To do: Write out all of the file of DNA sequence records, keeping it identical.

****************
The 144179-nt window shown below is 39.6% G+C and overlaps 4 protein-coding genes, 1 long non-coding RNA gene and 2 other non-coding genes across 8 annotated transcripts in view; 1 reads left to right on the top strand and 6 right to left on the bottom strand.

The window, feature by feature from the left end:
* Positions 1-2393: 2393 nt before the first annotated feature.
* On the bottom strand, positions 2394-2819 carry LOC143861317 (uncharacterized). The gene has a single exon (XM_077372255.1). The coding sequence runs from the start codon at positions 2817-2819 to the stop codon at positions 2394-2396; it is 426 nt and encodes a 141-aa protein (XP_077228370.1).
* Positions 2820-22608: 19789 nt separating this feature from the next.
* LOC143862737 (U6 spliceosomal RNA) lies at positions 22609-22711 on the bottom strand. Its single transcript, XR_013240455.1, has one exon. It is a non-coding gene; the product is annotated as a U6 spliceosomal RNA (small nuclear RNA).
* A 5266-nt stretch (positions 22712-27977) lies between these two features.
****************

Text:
The 144179-nt window shown below is 39.6% G+C and overlaps 4 protein-coding genes, 1 long non-coding RNA gene and 2 other non-coding genes across 8 annotated transcripts in view; 1 reads left to right on the top strand and 6 right to left on the bottom strand.

The window, feature by feature from the left end:
* Positions 1-2393: 2393 nt before the first annotated feature.
* On the bottom strand, positions 2394-2819 carry LOC143861317 (uncharacterized). The gene has a single exon (XM_077372255.1). The coding sequence runs from the start codon at positions 2817-2819 to the stop codon at positions 2394-2396; it is 426 nt and encodes a 141-aa protein (XP_077228370.1).
* Positions 2820-22608: 19789 nt separating this feature from the next.
* LOC143862737 (U6 spliceosomal RNA) lies at positions 22609-22711 on the bottom strand. Its single transcript, XR_013240455.1, has one exon. It is a non-coding gene; the product is annotated as a U6 spliceosomal RNA (small nuclear RNA).
* A 5266-nt stretch (positions 22712-27977) lies between these two features.